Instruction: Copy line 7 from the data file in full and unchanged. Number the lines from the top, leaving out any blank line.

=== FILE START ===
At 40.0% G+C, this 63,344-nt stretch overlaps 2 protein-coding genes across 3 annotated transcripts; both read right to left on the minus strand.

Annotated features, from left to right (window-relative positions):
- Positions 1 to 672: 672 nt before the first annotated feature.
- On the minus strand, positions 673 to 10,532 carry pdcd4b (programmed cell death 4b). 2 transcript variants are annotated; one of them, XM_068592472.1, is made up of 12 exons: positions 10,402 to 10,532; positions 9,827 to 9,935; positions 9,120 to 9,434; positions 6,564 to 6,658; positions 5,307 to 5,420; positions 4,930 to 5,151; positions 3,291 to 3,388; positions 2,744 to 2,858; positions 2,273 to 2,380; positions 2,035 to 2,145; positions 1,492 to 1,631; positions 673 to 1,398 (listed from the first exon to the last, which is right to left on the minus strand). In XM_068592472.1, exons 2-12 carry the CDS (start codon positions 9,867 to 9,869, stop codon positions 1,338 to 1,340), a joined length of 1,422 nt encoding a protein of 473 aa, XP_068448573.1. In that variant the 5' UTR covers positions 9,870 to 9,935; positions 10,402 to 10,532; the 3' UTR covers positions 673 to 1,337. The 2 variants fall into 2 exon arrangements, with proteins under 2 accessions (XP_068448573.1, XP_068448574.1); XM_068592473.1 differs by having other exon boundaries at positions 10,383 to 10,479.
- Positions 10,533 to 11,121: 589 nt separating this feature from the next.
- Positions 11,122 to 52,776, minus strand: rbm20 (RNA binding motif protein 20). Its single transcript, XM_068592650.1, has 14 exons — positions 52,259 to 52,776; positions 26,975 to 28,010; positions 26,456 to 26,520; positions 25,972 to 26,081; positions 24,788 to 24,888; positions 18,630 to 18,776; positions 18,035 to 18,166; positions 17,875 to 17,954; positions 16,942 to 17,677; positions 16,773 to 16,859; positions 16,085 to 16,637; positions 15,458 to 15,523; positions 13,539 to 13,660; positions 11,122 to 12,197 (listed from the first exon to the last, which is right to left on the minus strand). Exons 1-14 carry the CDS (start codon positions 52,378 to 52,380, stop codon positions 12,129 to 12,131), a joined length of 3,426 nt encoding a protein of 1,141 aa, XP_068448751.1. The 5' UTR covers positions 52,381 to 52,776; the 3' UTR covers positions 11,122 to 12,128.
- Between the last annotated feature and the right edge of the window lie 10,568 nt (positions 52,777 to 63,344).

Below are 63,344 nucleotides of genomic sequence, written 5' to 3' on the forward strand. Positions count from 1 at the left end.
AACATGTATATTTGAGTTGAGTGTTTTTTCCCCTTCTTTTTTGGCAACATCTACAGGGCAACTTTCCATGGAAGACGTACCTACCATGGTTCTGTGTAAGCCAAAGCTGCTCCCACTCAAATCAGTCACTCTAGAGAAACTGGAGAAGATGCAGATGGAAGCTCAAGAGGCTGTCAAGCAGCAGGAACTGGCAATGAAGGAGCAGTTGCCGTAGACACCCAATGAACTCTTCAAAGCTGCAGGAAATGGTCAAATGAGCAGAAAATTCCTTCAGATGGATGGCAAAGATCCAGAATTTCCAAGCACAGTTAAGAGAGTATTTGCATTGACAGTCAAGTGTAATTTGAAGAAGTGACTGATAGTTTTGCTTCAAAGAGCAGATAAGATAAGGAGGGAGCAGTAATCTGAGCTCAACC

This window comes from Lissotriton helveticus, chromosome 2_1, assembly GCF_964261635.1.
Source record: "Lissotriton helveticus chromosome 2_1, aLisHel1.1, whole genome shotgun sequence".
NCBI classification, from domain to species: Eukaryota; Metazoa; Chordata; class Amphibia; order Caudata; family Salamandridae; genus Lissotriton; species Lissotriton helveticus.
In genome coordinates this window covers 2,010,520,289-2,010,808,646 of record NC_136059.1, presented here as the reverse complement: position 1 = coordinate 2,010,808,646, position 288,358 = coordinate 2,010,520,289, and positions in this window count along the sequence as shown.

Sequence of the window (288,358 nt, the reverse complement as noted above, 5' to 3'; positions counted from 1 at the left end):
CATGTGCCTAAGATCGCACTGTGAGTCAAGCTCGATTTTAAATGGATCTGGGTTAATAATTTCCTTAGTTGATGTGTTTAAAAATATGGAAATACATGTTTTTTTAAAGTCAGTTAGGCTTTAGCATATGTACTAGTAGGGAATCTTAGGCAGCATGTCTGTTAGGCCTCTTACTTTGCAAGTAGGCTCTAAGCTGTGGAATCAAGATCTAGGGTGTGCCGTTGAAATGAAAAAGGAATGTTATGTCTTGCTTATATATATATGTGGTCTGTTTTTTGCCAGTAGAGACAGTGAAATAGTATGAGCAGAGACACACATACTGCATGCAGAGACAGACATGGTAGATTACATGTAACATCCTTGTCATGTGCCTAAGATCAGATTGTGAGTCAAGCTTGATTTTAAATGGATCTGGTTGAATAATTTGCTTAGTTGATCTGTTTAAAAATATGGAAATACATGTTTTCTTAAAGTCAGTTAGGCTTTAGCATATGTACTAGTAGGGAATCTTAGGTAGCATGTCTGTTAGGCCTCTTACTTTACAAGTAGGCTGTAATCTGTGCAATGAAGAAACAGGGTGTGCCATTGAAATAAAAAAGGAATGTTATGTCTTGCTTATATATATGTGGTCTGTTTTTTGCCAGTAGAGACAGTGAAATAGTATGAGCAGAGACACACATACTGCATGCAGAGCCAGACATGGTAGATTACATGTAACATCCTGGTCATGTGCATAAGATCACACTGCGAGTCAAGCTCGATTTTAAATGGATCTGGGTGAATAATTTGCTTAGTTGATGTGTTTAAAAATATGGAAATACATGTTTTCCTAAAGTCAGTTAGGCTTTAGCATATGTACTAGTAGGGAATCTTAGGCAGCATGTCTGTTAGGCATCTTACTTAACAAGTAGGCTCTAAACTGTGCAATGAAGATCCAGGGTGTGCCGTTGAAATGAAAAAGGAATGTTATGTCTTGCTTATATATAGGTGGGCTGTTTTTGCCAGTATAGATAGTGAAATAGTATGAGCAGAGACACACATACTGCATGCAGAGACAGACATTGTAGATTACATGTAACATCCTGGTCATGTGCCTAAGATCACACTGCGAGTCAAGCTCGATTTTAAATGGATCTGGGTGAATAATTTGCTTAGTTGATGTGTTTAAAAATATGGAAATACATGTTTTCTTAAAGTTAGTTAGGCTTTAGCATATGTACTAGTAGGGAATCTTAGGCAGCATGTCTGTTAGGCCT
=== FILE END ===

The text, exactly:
- Between the last annotated feature and the right edge of the window lie 10,568 nt (positions 52,777 to 63,344).